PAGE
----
Just over 50 years ago, no one was punished for the sexual enslavement of tens of thousands of women in World War Two. Today, conjugal slavery is recognised as a crime against humanity and being prosecuted in international courts.
“This is a huge change and one that should be applauded,” said Annie Bunting, an associate professor of law and society at York University in Canada who is leading a three-year research project on enslavement in war for forced marriage in the Democratic Republic of Congo, Uganda, Rwanda, Liberia and Sierra Leone.
Below are some key dates:
1945 – After World War Two, Japanese commanders and soldiers who sexually enslaved some 200,000 Korean ‘comfort women’ in military brothels were not prosecuted. Similarly, Nazi leaders were not prosecuted for sexual crimes at Nuremburg despite mentions of forced sterilisation, forced abortion and sexual mutilation.
1949 – Rape and enforced prostitution were included in the Fourth Geneva Convention as war crimes.
1998 – The International Criminal Tribunal for Rwanda recognised rape as an act of genocide and a crime against humanity for the first time in history. It sentenced former mayor Jean-Paul Akayesu to three life sentences for genocide and other crimes. Rape charges were added mid-trial after lobbying by women’s rights groups who were appalled by witness testimonies, including that of a mother who saw her six-year-old daughter being gang raped.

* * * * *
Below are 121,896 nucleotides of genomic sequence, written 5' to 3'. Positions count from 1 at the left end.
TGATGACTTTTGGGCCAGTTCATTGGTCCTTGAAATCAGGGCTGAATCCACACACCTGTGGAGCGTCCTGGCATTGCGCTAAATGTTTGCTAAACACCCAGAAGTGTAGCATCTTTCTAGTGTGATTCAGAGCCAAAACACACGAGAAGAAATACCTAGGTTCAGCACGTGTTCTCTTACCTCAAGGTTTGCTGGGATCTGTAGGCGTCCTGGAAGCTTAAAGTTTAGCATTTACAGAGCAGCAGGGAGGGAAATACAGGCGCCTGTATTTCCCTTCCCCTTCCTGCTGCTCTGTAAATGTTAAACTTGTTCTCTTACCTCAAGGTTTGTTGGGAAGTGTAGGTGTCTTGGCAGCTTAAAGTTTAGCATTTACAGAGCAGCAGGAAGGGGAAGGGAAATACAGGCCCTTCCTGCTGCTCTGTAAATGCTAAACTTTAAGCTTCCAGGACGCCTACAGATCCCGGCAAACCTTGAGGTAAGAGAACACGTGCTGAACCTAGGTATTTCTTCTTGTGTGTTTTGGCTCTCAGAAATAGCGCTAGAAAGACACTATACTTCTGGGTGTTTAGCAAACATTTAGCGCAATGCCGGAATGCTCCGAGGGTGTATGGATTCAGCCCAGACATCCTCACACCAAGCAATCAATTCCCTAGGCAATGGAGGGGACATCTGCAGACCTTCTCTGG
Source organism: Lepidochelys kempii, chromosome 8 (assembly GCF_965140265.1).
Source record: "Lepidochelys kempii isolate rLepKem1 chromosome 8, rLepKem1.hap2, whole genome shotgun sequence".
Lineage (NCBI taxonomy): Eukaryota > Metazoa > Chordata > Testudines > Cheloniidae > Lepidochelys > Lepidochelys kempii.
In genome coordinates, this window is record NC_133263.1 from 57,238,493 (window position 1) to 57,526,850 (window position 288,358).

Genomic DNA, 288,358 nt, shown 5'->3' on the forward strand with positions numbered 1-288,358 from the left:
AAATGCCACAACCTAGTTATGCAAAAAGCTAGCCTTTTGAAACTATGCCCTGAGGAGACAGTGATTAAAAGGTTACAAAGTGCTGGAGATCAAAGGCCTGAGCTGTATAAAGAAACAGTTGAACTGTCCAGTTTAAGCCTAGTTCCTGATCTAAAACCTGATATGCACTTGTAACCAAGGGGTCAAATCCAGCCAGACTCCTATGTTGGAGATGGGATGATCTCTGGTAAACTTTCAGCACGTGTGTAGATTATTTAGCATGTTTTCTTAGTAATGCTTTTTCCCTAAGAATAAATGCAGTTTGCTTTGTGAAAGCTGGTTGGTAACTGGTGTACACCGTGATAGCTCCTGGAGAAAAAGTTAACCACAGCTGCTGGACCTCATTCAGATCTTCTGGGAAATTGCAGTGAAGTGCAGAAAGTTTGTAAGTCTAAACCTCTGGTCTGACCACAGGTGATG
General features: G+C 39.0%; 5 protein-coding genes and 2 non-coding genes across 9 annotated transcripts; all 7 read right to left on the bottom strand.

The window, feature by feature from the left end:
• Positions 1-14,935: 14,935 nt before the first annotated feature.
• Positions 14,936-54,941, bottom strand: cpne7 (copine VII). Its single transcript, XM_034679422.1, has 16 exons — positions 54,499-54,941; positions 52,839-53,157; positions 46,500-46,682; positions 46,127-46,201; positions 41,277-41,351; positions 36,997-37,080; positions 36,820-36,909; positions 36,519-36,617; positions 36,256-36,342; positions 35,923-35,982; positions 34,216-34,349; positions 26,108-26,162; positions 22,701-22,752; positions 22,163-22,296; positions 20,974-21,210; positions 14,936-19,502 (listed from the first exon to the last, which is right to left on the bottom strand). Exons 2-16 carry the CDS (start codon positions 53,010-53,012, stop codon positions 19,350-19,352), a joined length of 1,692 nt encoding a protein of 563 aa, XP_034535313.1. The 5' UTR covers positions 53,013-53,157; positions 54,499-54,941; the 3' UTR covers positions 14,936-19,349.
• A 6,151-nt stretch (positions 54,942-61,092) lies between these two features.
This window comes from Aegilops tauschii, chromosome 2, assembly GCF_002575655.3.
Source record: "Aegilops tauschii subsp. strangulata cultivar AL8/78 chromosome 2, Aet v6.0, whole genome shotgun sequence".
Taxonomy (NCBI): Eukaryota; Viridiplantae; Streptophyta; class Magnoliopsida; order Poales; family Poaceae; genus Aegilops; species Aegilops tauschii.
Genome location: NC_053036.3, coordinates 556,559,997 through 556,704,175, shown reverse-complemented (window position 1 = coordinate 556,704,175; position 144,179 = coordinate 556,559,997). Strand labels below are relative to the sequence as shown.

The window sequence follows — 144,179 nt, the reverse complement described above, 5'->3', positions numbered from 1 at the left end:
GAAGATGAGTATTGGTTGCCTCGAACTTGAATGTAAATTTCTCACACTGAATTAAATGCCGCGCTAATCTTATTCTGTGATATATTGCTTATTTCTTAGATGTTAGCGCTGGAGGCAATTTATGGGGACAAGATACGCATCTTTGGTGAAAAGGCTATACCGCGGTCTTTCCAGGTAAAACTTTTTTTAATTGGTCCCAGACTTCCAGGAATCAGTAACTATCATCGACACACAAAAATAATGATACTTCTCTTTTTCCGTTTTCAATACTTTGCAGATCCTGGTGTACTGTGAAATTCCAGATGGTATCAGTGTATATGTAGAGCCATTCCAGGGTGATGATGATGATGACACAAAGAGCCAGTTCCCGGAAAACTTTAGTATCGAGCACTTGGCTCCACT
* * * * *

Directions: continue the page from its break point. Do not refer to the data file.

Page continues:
1998 – The Rome Statute of International Criminal Court (ICC) recognised sexual slavery, forced prostitution, sterilisation, pregnancy, and sexual violence as war crimes and crimes against humanity under its jurisdiction. It entered into force in 2002.
2003 – The Special Court for Sierra Leone (SCSL) issued indictments for three Revolutionary United Front Commanders (RUF), Issa Sesay, Morris Kallon and Augustine Gbao, for crimes against humanity and war crimes including rape and sexual slavery.
2005 – The ICC issued its first indictment for Joseph Kony and four other members of the Lord’s Resistance Army (LRA) for crimes against humanity and war crimes including sexual enslavement and rape.
2008 – The appeals chamber of the SCSL found that ‘forced marriage’ constituted a new crime against humanity distinct from sexual slavery.
2009 - RUF commanders Sesay, Kallon and Gboa were found guilty of forced marriage, as well as war crimes and crimes against humanity. This was the first time anyone had been convicted of forced marriage in an international criminal tribunal.
2009 – Victims of former Congolese warlord Thomas Lubanga, who was on trial for conscription of child soldiers, applied for sexual slavery to be added to the charges against him. Their request was rejected.
2010 – Former Congolese warlord and vice-president Jean-Pierre Bemba went on trial at the ICC, charged with criminal responsibility for rape in the Central African Republic. The trial is ongoing.
2011 – In delivering its guilty verdict against former Liberian president Charles Taylor for sexual slavery, among other crimes, the Special Court for Sierra Leone rejected the term ‘forced marriage’ and argued in favour of ‘conjugal slavery’ as more appropriate.
(Editing by Maria Caspani)